As often happens, the Buddha encapsulated the teaching in a verse.
It’s really quite remarkable that he did this. It’s as if life in India 2,500 years ago was like a Bollywood musical. It’s kind of fun to imagine today that the UK Prime Minister or the US President would give a speech and then sum up the main points at the end by bursting into song!
It seems that ancient Indian languages lent themselves to spontaneous versifying because of their very rhythmic nature, and perhaps people were trained to compose verses spontaneously in this way.
In any event, just as the writers of a Broadway musical hope that you’ll leave the theater humming their tunes, the Buddha no doubt hoped that those who attended his discourses would depart with the teachings running through their minds in the form of a verse.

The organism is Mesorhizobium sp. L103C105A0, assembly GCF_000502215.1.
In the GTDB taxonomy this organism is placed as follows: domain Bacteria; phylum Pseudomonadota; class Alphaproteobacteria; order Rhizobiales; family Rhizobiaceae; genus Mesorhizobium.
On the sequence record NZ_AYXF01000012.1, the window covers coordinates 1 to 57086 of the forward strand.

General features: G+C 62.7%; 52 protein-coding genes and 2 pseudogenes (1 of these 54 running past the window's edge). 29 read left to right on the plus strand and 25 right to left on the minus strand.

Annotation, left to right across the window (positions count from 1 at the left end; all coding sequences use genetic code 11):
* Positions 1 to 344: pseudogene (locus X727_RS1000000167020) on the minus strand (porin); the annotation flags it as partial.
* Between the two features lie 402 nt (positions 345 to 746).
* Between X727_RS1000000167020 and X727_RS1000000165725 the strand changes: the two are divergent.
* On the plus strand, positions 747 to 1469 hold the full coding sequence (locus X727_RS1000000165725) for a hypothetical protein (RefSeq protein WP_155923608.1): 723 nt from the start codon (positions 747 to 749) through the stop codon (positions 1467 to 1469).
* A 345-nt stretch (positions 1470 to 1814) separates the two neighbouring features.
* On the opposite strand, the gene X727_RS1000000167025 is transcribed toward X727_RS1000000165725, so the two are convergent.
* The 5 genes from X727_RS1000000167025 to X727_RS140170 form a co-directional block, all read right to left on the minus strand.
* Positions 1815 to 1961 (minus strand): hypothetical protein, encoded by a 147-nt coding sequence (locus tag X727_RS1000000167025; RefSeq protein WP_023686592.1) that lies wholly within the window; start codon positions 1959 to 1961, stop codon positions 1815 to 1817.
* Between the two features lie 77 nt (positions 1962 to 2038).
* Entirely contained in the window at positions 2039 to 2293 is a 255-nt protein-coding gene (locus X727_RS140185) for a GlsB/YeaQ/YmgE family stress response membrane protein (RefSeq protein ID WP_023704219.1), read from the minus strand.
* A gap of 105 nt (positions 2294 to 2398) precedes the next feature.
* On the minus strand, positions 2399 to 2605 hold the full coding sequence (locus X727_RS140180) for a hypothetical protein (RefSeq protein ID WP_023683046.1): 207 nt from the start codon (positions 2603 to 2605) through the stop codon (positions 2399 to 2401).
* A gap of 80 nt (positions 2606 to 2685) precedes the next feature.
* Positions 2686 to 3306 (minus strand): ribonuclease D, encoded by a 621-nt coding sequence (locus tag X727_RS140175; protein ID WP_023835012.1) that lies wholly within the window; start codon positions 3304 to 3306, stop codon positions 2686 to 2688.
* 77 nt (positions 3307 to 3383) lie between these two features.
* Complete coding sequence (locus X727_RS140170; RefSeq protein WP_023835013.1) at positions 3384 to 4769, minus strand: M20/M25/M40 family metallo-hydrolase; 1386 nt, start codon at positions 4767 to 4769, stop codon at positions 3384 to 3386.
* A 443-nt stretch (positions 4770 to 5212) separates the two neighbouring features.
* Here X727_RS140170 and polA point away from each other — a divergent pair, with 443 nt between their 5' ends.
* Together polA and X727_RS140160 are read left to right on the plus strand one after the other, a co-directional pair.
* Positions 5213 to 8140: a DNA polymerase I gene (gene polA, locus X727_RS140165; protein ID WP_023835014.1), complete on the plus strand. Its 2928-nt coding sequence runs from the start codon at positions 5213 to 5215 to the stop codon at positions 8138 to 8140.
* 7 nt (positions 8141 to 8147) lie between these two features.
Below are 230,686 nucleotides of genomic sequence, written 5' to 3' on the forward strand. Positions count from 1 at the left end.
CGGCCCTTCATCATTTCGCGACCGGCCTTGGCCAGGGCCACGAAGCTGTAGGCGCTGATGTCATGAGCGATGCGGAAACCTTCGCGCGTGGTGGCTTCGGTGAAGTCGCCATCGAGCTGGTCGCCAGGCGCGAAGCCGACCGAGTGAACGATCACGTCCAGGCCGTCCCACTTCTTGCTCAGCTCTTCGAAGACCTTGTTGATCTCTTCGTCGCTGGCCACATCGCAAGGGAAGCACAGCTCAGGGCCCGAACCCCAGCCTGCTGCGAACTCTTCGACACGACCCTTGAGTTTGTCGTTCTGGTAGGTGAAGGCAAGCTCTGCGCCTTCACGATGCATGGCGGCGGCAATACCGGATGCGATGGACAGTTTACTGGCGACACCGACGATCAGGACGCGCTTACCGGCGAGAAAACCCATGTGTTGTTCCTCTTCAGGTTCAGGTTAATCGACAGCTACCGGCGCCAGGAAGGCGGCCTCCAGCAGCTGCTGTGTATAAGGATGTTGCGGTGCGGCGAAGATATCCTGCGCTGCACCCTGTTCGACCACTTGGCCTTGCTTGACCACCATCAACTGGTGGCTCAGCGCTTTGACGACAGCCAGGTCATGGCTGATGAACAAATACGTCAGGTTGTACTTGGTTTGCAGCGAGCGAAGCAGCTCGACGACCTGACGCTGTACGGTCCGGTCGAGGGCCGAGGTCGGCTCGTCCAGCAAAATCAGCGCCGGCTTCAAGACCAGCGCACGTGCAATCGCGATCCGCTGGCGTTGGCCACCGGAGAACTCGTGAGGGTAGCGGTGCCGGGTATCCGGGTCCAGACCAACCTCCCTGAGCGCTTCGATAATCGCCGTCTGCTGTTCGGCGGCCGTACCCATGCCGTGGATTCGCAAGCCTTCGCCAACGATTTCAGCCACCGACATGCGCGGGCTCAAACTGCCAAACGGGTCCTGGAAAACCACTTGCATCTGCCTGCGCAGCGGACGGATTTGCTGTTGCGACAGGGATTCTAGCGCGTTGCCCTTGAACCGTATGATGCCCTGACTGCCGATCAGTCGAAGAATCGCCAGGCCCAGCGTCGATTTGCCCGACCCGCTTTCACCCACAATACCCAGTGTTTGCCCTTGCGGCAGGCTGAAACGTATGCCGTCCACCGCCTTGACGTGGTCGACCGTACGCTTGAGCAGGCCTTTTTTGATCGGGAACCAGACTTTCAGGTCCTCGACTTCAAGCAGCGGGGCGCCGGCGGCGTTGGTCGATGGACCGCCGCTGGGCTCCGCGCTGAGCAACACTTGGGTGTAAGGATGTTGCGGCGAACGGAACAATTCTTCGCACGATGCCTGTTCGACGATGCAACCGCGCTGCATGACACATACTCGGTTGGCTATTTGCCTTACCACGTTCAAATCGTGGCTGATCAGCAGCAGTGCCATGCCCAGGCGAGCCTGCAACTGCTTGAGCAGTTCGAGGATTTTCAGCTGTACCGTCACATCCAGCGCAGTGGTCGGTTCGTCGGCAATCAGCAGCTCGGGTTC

This is the difference, this the distinction, this the distinguishing factor between the well-instructed disciple of the noble ones and the uninstructed run-of-the-mill person.
The discerning person, learned,
Doesn’t sense a (mental) feeling of pleasure or pain:
This is the difference in skillfulness
Between the sage and the person run-of-the-mill.
For a learned person
Who has fathomed the Dhamma,
Clearly seeing this world and the next,
Desirable things don’t charm the mind,
Undesirable ones bring no resistance.
And rejection are scattered,
Gone to their end,
Do not exist.
Knowing the dustless, sorrowless state,
He discerns rightly,
Has gone, beyond becoming,
To the Further Shore.
Equanimity — not clinging to experiences nor resisting them — is key to spiritual practice in Buddhism. We can’t avoid painful experiences, but we can learn to avoid reacting to them by giving rise to further painful thoughts and emotions.